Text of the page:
The practice supported staff to complete training relevant to their roles and had systems to help them monitor this.

Dental nurses had been given a two-year professional development plan and dentists had a five-year plan. This was monitored by the principal dentist.

A culture of staff postgraduate education and qualifications was embedded within the practice.

The staff were involved in quality improvement initiatives including peer review as

part of their approach in providing high quality care

. We were provided with examples that included post graduate qualification study groups.

Caring

No action required

Updated 11 December 2018

We found that this practice was providing caring services in accordance with

the relevant regulations.

We received feedback about the practice from 41 people. Patients were positive about all aspects of the service the practice provided. They told us staff were

polite, understanding and considerate.

We noted a number of complimentary comments that referred to individual dentists.

Patients said that they were given helpful, informative explanations about dental treatment, and said their dentist listened to them. Patients commented that they made them feel at ease, especially when they were anxious about visiting the dentist.

We looked at feedback left on the NHS Choices website. We noted that all reviews left were very positive and the practice was rated as five out of five stars. Comments included that staff had gone above and beyond to treat an emergency case in their own time, and that a patient now looked forward to visiting their dentist.

We saw that staff protected patients’ privacy and were aware of the importance of confidentiality. Patients said staff treated them with dignity and respect.

Responsive

No action required

Updated 11 December 2018

We found that this practice was providing responsive care in accordance with the relevant regulations.

The practice was responsive to the needs of the local population. The local hospital Accident and Emergency Department signposted people who attended the hospital with urgent dental care needs, to the practice. We were told that patients had been signposted to the practice by the hospital for approximately five years and around 250 people had been treated as a result. The practice told us this had had the benefit of relieving pressure from the hospital.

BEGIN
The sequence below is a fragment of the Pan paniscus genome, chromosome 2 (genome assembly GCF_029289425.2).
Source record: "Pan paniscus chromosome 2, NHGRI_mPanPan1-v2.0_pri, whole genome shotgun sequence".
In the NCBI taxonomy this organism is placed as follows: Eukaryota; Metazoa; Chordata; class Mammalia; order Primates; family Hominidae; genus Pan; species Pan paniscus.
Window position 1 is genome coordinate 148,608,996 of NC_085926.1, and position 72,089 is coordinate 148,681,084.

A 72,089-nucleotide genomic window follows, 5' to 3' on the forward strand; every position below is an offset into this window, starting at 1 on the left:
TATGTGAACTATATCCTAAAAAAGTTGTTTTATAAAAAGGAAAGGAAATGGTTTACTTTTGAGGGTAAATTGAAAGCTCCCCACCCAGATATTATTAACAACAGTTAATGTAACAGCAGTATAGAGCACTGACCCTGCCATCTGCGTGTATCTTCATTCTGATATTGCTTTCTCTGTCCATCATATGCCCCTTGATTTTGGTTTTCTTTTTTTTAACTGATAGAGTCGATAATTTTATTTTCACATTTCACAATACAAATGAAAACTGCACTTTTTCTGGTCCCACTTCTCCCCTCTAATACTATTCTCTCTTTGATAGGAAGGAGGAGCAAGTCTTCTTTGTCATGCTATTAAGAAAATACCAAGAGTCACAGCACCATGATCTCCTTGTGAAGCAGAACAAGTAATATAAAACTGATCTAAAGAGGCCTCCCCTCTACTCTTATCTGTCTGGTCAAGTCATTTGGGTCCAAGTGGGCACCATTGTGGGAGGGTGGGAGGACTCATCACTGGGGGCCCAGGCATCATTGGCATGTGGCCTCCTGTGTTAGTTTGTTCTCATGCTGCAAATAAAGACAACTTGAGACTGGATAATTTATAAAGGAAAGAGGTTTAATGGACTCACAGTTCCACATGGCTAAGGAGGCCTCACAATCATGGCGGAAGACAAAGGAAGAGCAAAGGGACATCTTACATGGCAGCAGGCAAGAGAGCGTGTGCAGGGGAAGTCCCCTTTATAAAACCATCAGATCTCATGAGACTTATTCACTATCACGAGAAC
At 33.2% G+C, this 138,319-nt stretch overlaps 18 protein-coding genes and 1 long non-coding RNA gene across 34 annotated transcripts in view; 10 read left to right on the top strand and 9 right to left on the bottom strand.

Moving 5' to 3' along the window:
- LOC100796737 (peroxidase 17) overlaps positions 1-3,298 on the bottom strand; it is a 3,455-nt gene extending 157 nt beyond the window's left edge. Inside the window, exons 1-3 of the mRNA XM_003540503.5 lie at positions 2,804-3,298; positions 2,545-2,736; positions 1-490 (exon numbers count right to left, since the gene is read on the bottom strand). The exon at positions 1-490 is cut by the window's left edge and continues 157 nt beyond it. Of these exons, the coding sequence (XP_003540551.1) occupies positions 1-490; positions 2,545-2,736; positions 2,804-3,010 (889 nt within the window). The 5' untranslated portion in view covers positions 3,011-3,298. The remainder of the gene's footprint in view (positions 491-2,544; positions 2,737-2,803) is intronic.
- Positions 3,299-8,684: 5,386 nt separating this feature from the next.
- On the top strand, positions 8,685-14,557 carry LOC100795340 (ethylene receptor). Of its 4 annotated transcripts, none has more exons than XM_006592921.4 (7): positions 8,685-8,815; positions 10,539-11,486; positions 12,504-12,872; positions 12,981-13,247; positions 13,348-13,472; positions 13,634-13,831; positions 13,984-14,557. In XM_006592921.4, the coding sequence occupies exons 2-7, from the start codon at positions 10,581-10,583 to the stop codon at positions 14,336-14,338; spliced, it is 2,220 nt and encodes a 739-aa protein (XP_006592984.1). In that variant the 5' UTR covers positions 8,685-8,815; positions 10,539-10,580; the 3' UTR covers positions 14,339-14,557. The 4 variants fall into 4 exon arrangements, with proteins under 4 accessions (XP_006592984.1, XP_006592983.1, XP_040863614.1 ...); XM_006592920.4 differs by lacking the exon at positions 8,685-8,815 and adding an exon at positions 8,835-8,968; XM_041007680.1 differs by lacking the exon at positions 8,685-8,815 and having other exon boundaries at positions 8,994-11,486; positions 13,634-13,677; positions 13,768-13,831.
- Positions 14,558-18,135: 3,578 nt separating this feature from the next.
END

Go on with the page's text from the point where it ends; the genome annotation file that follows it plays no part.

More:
The practice’s appointment system was efficient and met patients’ needs. Patients could get an appointment quickly if in pain.

Staff considered patients’ different needs. This included providing facilities for disabled patients and families with children. The practice had access to interpreter services and had arrangements to help patients with hearing loss.

The practice took patients views seriously. They valued compliments from patients and responded to concerns and complaints quickly and constructively.

Well-led

No action required

Updated 11 December 2018

We found that this practice was providing well-led care in accordance with

the relevant regulations.

The practice had arrangements to ensure the smooth running of the service. These included systems for the practice team to discuss the quality and safety of the care and treatment provided. There was a clearly defined management structure and staff felt supported and appreciated.

We were provided with many examples of how trainee dentists who had started their career in the practice had been supported by the principal dentist to continue with their academic studies. For example, a former trainee dentist had become the first dentist in five years to be accepted into a prestigious overseas dental school to undertake an advanced endodontics degree. The dentist had plans to return to work in the practice once this was completed.

The practice team kept complete patient dental care records which were, clearly written or typed and stored securely.

The practice monitored clinical and non-clinical areas of their work to help them improve and learn.

The principal dentist had implemented in-house training programmes for staff. An online training lecture system was used to teach the associate dentists and hygienists. Guest speakers were invited to attend this.

The practice asked for and listened to the views of patients and staff. Health checks were provided for staff.